* Pricing has become more sensible - CEO
* Industry “less fascinated with growth” - CEO
* Posts 69 pct rise in H1 operating profit (Adds CEO comments, shares)
By Arathy S Nair
Aug 15 (Reuters) - British construction firms are taking a more sensible approach to big projects, pursuing profitability rather than growth at any price, after paper-thin margins helped derail rival Carillion, the boss of contractor Balfour Beatty Plc said on Wednesday.
Balfour posted a 69 percent rise in first-half profit, benefiting from lower costs and higher margin projects, choosing contracts more carefully in Britain and Ireland, the United States and the Far East as part of its long turnaround plan.
Balfour said all of its businesses are now either achieving industry standard margins or are on track to do so in the second half. It expects to meet its full-year earnings expectations.
Shares in Balfour - which is working on projects that are part of High Speed Rail 2, a planned rail link between London and Birmingham, and the Hinkley Point C nuclear power station - rose nearly 4 percent to 301.7 pence.
“I think the industry has become much more measured and less fascinated with growth ... The industry is far more sensible than it has ever been,” Chief Executive Officer Leo Quinn told Reuters.
Quinn said pricing and terms on contracts had become more sensible with one less competitor in the market place, Carillion.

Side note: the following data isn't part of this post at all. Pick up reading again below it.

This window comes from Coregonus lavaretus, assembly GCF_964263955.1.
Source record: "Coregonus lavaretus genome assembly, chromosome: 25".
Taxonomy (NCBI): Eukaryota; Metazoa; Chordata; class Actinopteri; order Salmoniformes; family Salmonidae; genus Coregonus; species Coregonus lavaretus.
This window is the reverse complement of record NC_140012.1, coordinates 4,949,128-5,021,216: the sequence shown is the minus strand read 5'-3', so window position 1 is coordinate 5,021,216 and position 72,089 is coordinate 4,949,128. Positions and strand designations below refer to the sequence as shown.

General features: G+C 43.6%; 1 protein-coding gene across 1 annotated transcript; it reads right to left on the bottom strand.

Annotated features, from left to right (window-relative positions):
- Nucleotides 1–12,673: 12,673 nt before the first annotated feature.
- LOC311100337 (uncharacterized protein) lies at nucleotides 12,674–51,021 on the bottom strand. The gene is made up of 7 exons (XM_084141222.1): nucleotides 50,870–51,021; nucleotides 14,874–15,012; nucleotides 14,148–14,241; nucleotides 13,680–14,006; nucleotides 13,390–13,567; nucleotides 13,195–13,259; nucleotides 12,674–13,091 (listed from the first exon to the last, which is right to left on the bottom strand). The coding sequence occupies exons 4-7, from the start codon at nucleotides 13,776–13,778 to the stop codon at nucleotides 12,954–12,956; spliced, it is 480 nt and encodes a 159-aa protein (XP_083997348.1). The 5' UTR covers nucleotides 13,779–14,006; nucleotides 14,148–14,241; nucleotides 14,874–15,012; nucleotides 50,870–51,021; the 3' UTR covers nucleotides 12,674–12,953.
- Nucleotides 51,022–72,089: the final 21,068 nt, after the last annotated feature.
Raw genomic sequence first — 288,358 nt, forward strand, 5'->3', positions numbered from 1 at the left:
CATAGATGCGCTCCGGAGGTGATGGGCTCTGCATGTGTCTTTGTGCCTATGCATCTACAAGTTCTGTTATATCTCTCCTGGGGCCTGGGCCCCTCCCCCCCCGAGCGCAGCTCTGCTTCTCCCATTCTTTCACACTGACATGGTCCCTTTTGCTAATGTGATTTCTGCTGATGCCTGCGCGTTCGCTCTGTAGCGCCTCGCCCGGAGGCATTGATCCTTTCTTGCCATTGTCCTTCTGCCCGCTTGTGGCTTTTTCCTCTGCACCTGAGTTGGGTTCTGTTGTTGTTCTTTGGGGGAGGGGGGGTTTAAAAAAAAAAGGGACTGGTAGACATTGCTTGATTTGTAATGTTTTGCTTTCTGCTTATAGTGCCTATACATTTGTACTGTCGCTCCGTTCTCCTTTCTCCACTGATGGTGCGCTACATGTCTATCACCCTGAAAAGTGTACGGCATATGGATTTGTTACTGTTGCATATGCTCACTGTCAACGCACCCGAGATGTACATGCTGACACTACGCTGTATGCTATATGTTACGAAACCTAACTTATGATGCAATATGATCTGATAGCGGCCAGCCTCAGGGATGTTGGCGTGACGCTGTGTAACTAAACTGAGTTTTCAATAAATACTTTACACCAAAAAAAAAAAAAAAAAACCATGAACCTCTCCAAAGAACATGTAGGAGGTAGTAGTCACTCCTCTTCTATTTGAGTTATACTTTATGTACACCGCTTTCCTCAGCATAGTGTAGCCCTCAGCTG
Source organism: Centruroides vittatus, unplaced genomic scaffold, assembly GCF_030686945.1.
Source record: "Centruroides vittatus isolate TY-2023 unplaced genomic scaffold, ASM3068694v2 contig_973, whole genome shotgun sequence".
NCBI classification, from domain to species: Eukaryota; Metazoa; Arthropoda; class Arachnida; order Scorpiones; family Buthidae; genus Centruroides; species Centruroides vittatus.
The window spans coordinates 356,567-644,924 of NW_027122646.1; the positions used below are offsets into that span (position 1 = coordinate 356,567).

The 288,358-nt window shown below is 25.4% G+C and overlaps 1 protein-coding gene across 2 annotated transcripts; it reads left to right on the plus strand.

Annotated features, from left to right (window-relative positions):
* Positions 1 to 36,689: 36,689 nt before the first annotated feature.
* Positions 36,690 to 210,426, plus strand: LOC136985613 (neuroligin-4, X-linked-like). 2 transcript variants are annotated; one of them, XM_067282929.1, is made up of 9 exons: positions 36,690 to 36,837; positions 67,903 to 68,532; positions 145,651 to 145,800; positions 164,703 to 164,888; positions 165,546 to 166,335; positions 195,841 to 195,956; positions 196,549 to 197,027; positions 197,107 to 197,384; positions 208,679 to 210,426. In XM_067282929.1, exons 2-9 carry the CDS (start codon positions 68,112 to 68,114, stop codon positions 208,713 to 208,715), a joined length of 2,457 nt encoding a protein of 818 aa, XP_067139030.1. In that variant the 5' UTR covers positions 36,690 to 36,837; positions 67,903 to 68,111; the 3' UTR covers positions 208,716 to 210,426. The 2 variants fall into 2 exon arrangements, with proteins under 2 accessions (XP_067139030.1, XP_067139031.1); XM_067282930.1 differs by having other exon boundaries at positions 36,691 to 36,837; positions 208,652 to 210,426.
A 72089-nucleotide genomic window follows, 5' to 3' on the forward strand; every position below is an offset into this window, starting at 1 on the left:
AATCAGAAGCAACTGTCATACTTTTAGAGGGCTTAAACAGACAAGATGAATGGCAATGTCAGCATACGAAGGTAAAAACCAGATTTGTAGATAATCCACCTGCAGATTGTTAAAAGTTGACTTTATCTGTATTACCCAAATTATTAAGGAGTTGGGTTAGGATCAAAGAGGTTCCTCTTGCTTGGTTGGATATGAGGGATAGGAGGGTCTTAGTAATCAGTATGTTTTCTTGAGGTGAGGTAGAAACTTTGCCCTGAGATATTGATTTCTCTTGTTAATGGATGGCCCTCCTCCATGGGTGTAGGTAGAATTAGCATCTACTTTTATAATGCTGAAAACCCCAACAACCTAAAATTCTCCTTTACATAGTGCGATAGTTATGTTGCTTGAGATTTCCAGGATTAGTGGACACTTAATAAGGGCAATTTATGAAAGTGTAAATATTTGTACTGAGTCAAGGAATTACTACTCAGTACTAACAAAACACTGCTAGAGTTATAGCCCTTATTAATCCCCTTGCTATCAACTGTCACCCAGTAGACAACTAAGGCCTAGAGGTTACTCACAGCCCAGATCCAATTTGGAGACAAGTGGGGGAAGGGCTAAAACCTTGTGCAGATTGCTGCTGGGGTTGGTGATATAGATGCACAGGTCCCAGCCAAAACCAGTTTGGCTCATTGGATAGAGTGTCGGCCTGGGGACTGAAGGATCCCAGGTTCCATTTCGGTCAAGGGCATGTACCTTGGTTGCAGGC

Carillion collapsed in January when its banks pulled the plug, triggering Britain’s biggest corporate failure in a decade.
Balfour Beatty said it was taking measures to maintain its margins long-term, as it faces growing uncertainty over Brexit and global trade tensions.
The company sees higher costs from trade wars flowing through to the supply chain and said that it would look to price some inflation into the contracts.
The United States has put tariffs on steel and aluminium imports and has imposed 25 percent tariffs on some Chinese imports, drawing Chinese retaliation.
While first-half margins at Balfour’s U.S. construction and support services units were in line with the company’s margin forecast, margins at its British construction unit came in at 0.5 percent, well below the 2-3 percent it was targeting.
However, Balfour said underlying British construction margins were 2.1 percent, excluding its Aberdeen Western Peripheral Route (AWPR) road project in Scotland, which suffered delays and cost increases.
Underlying profit from operations at its UK construction business rose to 5 million pounds ($6.36 million) from 2 million pounds, after a charge of 15 million pounds for the AWPR project.
One of Carillion’s joint venture partners on the AWPR, Balfour Beatty took a 23 million pound loss in the first half, on top of a 44 million pound charge in 2017.
Overall underlying operating profit rose 69 percent to 66 million pounds for the six months ended June 29. Revenue fell 8.5 percent to 3.84 billion pounds. The company forecast second half revenue in line with the first.
It also raised its interim dividend by 33 percent to 1.6 pence per share.
Balfour’s order book rose 10.5 percent to 12.6 billion pounds at the end of the first half, largely helped by U.S. construction wins, including a 30 percent share of a $2 billion project at Los Angeles Airport. ($1 = 0.7864 pounds) (Reporting by Arathy S Nair in Bengaluru; Editing by Adrian Croft)